The Greensboro City Council quietly solved the neighborhood controversy over the development of two lots at 1107 and 1109 Latham Road across the street from Latham Park and more importantly from Buffalo Creek which frequently floods.
In order to build on those two vacant lots the developer had built them up above the flood plain which made them considerably higher than the adjacent lots, and is why the lots acquired the name “Mount Latham.”
Neighbors complained to the city that the large pile of dirt was an eyesore.
The city reported that the East Wind Development, LLC by raising the lots above the floodplain had met the city, state and federal requirements to build and had been issued the necessary building permits.
But on Tuesday, June 18 with no discussion or explanation the City Council approved the purchase of those lots by the Greensboro Water Resources Department for $212,000. The appraised value was $147,000, but according to the resolution, the price, “in the opinion of the City Council, is a fair and reasonable alternative to condemnation.”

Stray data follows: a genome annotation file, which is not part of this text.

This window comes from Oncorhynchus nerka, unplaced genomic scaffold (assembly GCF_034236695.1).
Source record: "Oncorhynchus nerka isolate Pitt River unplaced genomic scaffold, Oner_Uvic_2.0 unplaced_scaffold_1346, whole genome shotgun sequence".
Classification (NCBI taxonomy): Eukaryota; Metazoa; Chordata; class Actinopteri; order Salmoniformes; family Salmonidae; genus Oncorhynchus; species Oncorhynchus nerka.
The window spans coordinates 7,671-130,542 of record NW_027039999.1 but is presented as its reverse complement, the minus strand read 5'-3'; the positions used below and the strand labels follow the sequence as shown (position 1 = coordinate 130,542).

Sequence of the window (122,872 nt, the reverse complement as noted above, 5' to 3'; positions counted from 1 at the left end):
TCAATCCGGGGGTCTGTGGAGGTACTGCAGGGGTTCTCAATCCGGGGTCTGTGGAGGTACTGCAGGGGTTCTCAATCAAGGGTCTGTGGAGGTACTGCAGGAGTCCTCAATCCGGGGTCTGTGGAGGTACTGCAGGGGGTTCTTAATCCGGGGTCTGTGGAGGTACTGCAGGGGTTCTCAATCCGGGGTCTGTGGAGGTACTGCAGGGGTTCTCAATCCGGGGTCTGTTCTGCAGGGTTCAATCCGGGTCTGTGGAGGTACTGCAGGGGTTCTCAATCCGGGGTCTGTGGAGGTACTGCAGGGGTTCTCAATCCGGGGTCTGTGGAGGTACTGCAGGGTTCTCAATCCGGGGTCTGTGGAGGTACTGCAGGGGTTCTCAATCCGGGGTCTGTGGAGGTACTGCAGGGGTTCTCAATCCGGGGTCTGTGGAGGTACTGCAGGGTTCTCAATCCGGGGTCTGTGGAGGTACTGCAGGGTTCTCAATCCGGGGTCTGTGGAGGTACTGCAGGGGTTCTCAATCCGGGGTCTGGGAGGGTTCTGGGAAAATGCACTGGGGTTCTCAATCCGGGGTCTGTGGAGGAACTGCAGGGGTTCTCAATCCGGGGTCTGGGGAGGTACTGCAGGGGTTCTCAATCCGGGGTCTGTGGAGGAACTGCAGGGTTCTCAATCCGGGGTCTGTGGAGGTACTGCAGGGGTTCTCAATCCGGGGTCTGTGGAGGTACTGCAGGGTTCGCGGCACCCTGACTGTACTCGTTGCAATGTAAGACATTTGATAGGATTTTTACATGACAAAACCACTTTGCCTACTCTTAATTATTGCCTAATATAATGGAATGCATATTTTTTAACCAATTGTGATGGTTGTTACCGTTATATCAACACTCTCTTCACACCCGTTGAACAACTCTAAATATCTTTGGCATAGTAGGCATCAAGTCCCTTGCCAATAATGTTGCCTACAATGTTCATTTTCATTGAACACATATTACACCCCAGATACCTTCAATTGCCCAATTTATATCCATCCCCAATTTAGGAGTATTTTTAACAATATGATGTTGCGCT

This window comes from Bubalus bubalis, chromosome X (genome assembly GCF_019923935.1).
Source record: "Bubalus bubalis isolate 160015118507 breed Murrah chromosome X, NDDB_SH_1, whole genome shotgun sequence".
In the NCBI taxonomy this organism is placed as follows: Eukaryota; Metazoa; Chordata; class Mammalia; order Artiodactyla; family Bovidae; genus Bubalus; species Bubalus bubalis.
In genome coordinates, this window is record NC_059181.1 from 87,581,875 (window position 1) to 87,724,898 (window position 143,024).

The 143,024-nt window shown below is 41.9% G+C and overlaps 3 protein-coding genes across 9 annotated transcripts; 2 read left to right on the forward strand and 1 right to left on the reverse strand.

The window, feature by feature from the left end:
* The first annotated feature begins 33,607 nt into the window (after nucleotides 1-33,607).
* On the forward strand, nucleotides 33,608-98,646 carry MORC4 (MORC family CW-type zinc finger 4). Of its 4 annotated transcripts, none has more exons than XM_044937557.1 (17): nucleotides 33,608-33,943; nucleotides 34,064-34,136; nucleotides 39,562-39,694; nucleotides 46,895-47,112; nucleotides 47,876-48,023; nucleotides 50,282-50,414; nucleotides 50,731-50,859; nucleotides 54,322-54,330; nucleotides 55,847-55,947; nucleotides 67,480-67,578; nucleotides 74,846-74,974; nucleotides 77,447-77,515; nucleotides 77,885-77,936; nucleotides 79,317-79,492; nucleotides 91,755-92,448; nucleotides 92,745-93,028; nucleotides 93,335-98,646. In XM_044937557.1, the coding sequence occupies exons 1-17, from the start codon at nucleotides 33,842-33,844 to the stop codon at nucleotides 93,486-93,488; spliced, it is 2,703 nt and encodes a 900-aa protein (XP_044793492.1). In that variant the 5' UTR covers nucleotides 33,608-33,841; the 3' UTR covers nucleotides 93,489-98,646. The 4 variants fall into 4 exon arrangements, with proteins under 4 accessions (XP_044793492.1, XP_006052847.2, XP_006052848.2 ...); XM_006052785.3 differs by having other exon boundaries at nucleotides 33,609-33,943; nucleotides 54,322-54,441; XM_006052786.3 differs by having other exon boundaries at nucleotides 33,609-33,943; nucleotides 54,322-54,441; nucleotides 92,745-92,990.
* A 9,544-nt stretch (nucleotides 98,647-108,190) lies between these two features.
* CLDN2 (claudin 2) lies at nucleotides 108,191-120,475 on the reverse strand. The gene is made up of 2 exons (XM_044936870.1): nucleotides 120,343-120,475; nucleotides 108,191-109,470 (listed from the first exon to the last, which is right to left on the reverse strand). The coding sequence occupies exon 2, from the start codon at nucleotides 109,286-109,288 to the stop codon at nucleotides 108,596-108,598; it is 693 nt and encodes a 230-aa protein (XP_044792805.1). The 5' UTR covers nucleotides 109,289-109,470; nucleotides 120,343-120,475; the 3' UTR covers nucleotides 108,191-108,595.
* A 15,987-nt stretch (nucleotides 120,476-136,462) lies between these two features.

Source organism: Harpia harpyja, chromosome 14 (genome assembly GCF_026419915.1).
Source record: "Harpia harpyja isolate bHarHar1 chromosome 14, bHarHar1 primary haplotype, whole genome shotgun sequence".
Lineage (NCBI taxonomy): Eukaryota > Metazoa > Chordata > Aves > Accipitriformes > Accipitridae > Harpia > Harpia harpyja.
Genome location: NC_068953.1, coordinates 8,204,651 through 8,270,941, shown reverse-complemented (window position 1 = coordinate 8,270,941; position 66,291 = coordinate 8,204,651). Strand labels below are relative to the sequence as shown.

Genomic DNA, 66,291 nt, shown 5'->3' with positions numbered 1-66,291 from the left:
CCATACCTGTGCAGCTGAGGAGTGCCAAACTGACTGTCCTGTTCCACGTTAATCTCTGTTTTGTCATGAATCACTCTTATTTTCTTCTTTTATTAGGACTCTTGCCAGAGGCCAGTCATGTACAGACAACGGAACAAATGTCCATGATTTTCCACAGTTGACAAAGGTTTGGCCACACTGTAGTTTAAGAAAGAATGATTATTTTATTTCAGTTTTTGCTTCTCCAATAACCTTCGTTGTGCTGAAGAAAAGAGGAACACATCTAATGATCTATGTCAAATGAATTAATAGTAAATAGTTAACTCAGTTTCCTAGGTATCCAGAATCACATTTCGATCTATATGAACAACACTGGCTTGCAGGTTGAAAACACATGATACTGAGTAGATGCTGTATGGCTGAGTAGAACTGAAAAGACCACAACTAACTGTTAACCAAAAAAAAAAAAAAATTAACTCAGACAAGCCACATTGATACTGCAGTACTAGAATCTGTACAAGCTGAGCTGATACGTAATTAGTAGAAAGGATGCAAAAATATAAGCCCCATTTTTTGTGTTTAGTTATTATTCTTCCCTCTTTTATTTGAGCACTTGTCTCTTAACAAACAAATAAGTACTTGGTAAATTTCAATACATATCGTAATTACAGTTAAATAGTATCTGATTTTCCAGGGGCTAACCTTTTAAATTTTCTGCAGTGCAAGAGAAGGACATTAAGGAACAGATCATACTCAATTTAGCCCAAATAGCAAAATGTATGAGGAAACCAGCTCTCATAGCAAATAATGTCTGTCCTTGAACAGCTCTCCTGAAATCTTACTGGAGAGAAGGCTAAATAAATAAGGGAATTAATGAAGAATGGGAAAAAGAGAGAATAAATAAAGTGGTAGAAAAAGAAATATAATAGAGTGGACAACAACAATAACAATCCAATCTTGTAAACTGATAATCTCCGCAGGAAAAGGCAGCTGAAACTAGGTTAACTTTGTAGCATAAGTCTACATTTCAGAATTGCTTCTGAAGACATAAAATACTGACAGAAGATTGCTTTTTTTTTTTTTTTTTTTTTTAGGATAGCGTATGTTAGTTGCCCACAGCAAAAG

The resolution also states, “The [Water Resources] Department is proposing the purchase of this property as a strategy to reduce potential future impacts due to flooding in the Latham neighborhood area.”
The resolution to approve the purchase was on the Consent Agenda, which is a list of items considered noncontroversial and routine that the City Council passes with one vote.
The City Council is not supposed to discuss items on the Consent Agenda, with the notable exception of Councilmember Sharon Hightower who regularly discusses and asks questions about a couple of items.
Hightower, evidently, had no questions about this item because it passed with no discussion.
It would appear someone at the City may have dropped the ball on this issue. If the lots were within a jurisdictional floodplain, permits to fill above the flood elevation would have been required indicating that the fill would not raise the flood elevation on adjoining properties. This requires surveying, engineering calculations followed by review and approval from the local government. Now that the fill material has been placed, the damage is done, the city buys the lots, and now must remove the fill. Is there anyone in charge????
Ohh yes, someone is in charge…just no one with common sense or half a brain…